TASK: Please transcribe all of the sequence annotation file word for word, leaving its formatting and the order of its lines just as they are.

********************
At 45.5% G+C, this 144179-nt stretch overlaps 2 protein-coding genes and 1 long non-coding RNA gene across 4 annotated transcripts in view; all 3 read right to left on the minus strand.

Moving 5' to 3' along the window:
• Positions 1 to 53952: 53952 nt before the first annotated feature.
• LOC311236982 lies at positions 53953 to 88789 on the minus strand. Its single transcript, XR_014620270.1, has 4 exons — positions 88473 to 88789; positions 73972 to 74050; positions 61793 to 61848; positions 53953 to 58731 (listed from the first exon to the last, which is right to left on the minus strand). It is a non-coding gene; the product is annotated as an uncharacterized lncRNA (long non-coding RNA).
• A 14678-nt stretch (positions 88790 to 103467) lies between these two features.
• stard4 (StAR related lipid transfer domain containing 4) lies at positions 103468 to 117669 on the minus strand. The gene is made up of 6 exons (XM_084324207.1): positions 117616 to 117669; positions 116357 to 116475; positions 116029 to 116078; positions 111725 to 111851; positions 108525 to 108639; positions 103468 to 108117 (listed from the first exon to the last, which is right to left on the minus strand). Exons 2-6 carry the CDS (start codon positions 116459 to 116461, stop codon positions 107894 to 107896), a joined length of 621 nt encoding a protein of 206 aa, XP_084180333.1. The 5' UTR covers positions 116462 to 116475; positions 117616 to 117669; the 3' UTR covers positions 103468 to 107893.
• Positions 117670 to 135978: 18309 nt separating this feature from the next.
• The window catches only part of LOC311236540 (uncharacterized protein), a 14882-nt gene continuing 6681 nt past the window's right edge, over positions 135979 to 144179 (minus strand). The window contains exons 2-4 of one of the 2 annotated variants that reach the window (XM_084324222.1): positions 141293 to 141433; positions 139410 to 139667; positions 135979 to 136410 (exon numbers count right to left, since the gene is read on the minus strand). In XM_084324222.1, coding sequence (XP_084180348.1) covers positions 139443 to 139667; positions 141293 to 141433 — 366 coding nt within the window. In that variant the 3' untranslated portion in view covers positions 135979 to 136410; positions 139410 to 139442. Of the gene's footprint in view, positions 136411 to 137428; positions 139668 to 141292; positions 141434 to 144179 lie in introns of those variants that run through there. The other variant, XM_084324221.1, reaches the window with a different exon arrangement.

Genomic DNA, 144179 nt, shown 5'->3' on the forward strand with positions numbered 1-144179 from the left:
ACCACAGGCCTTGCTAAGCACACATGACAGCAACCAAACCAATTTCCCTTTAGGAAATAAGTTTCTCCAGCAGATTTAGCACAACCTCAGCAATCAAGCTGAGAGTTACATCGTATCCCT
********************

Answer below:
At 45.5% G+C, this 144179-nt stretch overlaps 2 protein-coding genes and 1 long non-coding RNA gene across 4 annotated transcripts in view; all 3 read right to left on the minus strand.

Moving 5' to 3' along the window:
• Positions 1 to 53952: 53952 nt before the first annotated feature.
• LOC311236982 lies at positions 53953 to 88789 on the minus strand. Its single transcript, XR_014620270.1, has 4 exons — positions 88473 to 88789; positions 73972 to 74050; positions 61793 to 61848; positions 53953 to 58731 (listed from the first exon to the last, which is right to left on the minus strand). It is a non-coding gene; the product is annotated as an uncharacterized lncRNA (long non-coding RNA).
• A 14678-nt stretch (positions 88790 to 103467) lies between these two features.
• stard4 (StAR related lipid transfer domain containing 4) lies at positions 103468 to 117669 on the minus strand. The gene is made up of 6 exons (XM_084324207.1): positions 117616 to 117669; positions 116357 to 116475; positions 116029 to 116078; positions 111725 to 111851; positions 108525 to 108639; positions 103468 to 108117 (listed from the first exon to the last, which is right to left on the minus strand). Exons 2-6 carry the CDS (start codon positions 116459 to 116461, stop codon positions 107894 to 107896), a joined length of 621 nt encoding a protein of 206 aa, XP_084180333.1. The 5' UTR covers positions 116462 to 116475; positions 117616 to 117669; the 3' UTR covers positions 103468 to 107893.
• Positions 117670 to 135978: 18309 nt separating this feature from the next.
• The window catches only part of LOC311236540 (uncharacterized protein), a 14882-nt gene continuing 6681 nt past the window's right edge, over positions 135979 to 144179 (minus strand). The window contains exons 2-4 of one of the 2 annotated variants that reach the window (XM_084324222.1): positions 141293 to 141433; positions 139410 to 139667; positions 135979 to 136410 (exon numbers count right to left, since the gene is read on the minus strand). In XM_084324222.1, coding sequence (XP_084180348.1) covers positions 139443 to 139667; positions 141293 to 141433 — 366 coding nt within the window. In that variant the 3' untranslated portion in view covers positions 135979 to 136410; positions 139410 to 139442. Of the gene's footprint in view, positions 136411 to 137428; positions 139668 to 141292; positions 141434 to 144179 lie in introns of those variants that run through there. The other variant, XM_084324221.1, reaches the window with a different exon arrangement.

Genomic DNA, 144179 nt, shown 5'->3' on the forward strand with positions numbered 1-144179 from the left:
ACCACAGGCCTTGCTAAGCACACATGACAGCAACCAAACCAATTTCCCTTTAGGAAATAAGTTTCTCCAGCAGATTTAGCACAACCTCAGCAATCAAGCTGAGAGTTACATCGTATCCCT